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Monday, November 21, 2016

Leaves underfoot and overhead: my New England fall

I drink it all in greedily. The greens, the browns, the golds, the reds, and all those indescribable shades in between and beyond. And the blue, blue sky overhead. The nip in the air only serves to accentuate the sharpness of the colors, and adds a quickness to my step as I crunch across the leaf-strewn pathway of the arboretum.

Arboretum: a place where trees and plants are grown to be studied or seen by the public (Merriam-Webster dictionary, online)

I would amend that definition to include: a place that offers a sanctuary from the chaos and confusion and the intense pressure to achieve order that marks urban life.

Of course, temples and spas also offer that. But you know what I mean. Chants and bells and low-key piped music and strange aromas do not quite match the abundance of the woods. Even if it is a cultivated copse (not a typo, the r has no place in this wood/word).

I took a few hours off on what promised to be the last perfect day of the New England fall to find my way to the Arnold Arboretum, on the southern edge of the city. The crowds thin out between the T-stop and the almost-industrial looking pathway and suddenly,  a pair of wrought iron gates mark your entry to this 480-acre parkland.

I walked. I felt the softness of the pines and the rough edges of the white and red oaks. I discovered the beauty of the leaves of the hemlock (something I'd always associated with witches and their potions) and the perfection of the Japanese maple.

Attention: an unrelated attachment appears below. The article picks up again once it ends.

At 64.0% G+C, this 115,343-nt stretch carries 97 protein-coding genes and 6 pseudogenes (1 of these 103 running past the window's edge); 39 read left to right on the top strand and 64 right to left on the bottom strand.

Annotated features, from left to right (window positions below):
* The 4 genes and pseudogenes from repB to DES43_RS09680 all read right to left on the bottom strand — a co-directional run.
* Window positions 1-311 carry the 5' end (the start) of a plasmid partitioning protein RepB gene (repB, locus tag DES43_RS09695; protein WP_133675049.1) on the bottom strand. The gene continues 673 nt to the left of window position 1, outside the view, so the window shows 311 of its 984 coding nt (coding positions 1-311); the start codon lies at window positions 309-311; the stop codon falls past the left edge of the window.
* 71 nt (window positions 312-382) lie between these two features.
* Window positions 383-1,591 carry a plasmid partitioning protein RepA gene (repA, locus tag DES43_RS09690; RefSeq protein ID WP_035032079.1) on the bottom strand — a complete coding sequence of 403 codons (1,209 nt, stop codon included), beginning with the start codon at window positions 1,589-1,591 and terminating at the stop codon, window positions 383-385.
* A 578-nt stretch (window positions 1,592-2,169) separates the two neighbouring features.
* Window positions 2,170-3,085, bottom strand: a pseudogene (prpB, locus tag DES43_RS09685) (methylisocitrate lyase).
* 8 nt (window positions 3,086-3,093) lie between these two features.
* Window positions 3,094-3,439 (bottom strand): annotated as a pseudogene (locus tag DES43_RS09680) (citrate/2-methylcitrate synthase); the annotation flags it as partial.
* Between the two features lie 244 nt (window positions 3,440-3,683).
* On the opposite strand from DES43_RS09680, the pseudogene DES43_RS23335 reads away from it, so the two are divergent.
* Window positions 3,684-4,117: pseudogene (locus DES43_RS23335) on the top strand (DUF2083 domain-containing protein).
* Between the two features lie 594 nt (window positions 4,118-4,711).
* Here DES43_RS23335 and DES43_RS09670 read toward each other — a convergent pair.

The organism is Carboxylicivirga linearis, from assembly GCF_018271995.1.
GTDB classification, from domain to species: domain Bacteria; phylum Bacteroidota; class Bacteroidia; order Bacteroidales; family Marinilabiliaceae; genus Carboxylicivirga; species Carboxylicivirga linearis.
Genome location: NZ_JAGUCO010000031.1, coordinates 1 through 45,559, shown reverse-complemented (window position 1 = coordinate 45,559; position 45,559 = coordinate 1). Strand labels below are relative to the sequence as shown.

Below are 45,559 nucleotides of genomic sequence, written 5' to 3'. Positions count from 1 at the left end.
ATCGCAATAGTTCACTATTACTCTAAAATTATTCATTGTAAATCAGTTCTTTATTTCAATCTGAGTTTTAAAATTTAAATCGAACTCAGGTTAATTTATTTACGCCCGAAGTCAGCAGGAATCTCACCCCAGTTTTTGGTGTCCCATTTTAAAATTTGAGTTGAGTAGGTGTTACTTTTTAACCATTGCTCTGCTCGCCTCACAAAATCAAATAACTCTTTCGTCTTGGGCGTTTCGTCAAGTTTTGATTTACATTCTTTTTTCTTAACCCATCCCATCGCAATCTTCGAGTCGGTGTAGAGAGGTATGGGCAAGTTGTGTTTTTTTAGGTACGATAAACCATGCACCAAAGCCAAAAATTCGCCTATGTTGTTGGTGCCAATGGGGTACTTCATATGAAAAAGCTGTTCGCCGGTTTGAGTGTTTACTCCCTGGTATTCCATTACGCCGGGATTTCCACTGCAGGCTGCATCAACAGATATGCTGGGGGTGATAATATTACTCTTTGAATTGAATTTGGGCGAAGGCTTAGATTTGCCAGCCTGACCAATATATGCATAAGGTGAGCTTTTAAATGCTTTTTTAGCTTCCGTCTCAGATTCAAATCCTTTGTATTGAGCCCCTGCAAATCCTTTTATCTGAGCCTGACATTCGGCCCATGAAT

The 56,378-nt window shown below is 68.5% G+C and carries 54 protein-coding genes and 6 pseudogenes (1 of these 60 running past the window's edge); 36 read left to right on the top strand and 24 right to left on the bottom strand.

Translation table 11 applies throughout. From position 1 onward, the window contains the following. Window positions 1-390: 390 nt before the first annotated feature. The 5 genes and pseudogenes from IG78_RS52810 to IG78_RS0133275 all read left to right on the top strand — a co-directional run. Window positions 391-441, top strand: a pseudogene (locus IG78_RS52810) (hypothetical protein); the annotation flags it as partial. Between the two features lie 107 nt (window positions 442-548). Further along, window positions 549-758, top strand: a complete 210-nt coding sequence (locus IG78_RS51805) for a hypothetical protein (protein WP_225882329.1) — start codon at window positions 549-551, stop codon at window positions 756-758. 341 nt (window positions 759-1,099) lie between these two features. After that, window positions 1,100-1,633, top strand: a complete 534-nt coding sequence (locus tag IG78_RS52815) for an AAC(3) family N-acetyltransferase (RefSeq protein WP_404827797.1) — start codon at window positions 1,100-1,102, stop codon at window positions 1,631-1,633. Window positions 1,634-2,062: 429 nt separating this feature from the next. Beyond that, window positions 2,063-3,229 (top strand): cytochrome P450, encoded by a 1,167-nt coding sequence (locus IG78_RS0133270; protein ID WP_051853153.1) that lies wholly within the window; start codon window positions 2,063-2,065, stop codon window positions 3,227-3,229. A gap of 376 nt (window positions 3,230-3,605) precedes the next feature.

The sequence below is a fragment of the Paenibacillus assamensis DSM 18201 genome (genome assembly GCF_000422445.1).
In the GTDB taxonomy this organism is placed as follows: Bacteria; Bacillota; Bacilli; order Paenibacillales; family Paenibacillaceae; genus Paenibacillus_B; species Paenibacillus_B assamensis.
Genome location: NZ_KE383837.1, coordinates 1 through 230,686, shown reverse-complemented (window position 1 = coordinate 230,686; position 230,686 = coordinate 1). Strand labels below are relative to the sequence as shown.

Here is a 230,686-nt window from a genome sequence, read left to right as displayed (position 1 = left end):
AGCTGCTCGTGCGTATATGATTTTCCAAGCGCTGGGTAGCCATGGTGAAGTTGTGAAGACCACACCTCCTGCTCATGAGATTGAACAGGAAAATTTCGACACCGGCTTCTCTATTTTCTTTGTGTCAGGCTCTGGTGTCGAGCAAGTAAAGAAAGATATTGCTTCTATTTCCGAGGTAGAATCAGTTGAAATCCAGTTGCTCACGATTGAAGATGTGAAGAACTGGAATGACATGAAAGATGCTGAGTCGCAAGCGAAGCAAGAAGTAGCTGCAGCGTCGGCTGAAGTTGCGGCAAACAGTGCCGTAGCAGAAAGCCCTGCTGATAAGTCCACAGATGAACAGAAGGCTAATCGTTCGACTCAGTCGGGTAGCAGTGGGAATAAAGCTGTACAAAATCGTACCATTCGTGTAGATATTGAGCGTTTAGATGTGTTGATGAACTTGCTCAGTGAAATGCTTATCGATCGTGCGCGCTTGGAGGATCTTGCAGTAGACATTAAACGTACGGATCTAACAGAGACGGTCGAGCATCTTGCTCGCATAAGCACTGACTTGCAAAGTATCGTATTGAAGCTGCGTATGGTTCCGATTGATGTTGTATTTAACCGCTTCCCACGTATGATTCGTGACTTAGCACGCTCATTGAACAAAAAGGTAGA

I breathed. I allowed myself to be interrupted by scurrying squirrels and calling birds, falling acorns and skittering leaves. I felt the thought emptying itself of words.

As for the rest, it's in the pictures.

In the soft shade of the conifers.

The ones that stay steadfastly green.

The weeping larch still manages to cheer

When you look down, there is promise to be found

Still, the sun shines through



He stares curiously--or maybe just wearily--at me

The branches seem free, and light, somehow

Gold, gold, gold!

Shades I have no names for

The last cool flames of autumn



The five-pointed leaves of the sweet gum, also known as Witch Hazel

The dark magic of old tree bark

Oh that Japanese maple!

I am many colors at once.

There's music in them shadows

Need I say more?

Time for reflection. 

And if you've stayed with me this far, here are some more pictures from a walk along the Charles River, lined by oaks and elms and maples and the occasional linden. The grey-blue of the water and the iridescence of the sky.





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